where A is the frontal area of the plate or wall.

Then dividing both sides by (1/2)pllU2A, we have:

In practice, the windward wall pressure, pw, and pressure coefficient, Cp w, vary considerably with position on the front face. The leeward (or ‘base’) pressure, however, is nearly uniform over the whole rear face, as this region is totally exposed to the wake region, with relatively slow-moving air.

The mean drag coefficients for various plate and wall configurations are shown in Figure 4.4. The drag coefficient for a square plate in a smooth, uniform approach flow is about 1.1, slightly greater than the total pressure in the approach flow, averaged over the face of the plate. Approximately 60% of the drag is contributed by positive pressures (above static pressure) on the front face, and 40% by negative pressures (below static pressure) on the rear face (ESDU, 1970).

The effect of free-stream turbulence is to increase the drag on the normal plate slightly. The increase in drag is caused by a decrease in leeward, or base, pressure, rather than an increase in front face pressure. A hypothesis for this is that the free-stream turbulence causes an increase in the rate of entrainment of air into the separated shear layers. This leads to a reduced radius of curvature of the shear layers, and to a reduced base pressure (Bearman, 1971).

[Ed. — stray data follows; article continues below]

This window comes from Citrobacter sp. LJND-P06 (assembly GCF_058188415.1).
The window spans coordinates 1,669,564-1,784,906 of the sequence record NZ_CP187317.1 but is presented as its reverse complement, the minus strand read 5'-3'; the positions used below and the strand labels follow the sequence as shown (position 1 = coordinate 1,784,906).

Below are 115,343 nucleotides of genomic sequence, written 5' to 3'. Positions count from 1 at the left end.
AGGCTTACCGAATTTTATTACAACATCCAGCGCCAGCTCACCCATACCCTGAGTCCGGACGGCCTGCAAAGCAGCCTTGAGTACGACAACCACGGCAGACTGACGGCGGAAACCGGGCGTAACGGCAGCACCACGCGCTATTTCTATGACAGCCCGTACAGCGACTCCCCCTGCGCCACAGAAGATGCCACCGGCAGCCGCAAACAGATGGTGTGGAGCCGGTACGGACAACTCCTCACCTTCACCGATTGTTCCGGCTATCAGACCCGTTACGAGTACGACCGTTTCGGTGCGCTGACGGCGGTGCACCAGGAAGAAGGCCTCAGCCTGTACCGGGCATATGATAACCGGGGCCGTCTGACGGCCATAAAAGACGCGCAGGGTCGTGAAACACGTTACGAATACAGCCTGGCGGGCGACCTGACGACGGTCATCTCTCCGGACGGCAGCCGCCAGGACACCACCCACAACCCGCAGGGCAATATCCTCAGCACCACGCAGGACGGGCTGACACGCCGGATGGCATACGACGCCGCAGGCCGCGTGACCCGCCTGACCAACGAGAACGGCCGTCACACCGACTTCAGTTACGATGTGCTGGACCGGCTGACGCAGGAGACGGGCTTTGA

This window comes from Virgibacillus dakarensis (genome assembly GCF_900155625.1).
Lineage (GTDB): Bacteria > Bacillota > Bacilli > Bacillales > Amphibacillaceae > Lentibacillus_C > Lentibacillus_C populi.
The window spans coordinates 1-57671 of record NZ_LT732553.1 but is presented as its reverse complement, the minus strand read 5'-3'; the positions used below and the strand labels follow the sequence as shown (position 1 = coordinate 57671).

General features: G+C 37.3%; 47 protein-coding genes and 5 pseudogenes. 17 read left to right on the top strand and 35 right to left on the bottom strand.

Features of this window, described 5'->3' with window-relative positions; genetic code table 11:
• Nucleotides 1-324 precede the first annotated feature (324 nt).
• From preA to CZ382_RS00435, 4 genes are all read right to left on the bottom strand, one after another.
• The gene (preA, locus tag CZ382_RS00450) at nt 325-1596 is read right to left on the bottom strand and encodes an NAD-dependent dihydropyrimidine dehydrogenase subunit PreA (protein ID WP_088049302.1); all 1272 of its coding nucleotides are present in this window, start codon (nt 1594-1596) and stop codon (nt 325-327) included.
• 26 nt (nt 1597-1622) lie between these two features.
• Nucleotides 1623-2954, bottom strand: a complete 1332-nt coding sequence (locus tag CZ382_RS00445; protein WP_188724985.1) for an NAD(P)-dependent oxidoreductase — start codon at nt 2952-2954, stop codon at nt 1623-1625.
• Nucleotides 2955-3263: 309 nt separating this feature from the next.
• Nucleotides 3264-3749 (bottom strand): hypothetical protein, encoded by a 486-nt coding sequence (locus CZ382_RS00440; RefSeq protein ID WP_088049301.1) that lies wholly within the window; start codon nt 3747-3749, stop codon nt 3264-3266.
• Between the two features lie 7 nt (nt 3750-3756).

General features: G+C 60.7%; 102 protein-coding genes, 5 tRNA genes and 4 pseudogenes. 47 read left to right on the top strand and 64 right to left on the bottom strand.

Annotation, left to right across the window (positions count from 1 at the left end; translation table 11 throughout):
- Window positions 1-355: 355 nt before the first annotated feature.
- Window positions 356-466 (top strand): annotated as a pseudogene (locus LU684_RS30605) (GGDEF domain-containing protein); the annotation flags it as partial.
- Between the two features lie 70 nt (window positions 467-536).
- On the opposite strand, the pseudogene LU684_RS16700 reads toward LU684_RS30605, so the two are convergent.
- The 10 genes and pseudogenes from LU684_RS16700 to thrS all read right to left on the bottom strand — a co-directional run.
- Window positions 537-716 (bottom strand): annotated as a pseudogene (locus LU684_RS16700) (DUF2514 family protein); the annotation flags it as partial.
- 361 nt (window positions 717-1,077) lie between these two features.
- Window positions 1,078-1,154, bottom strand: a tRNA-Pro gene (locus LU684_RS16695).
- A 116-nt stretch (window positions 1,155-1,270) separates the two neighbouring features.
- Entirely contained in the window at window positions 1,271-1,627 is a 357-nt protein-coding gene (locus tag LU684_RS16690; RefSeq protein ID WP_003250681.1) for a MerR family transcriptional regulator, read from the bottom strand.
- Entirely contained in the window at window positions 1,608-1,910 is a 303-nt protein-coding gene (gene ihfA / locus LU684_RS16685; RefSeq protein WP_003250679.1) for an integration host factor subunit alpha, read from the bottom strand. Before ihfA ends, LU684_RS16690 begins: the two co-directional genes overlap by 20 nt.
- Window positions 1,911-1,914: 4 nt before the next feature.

Figure 4.4 also shows the drag coefficient on a long flat plate with a theoretically infinite width into the paper - the ‘two-dimensional’ flat plate. The drag coefficient of 1.9 is higher than that for the square plate. The reason for the increase on the wide plates can be explained as follows. For a square plate, the flow is deflected around the plate equally around the four sides. The extended width provides a high-resistance flow path, thus forcing the flow to travel faster over the top edge, and under the bottom edge. This faster flow results in more entrainment from the wake into the shear layers, thus generating lower base, or leeward face, pressure and higher drag.

Drag coefficients for normal plates and walls

Figure 4.4 Drag coefficients for normal plates and walls.

Rectangular plates with intermediate values of width to height have intermediate values of drag coefficient. A formula given by ESDU (1970) for the drag coefficient on plates of height/breadth ratio in the range, 1/30<30, in smooth uniform flow normal to the plate, is Equation (4.8):

In the case of two-dimensional plate, strong vortices are shed into the wake alternately from top and bottom, in a similar way to the bluff-body flow shown in Figure 4.1. These contribute greatly to the increased entrainment into the wake of the two-dimensional plate. Suppression of these vortices by a splitter plate has the effect of reducing the drag coefficient to a lower value, as shown in Figure 4.4.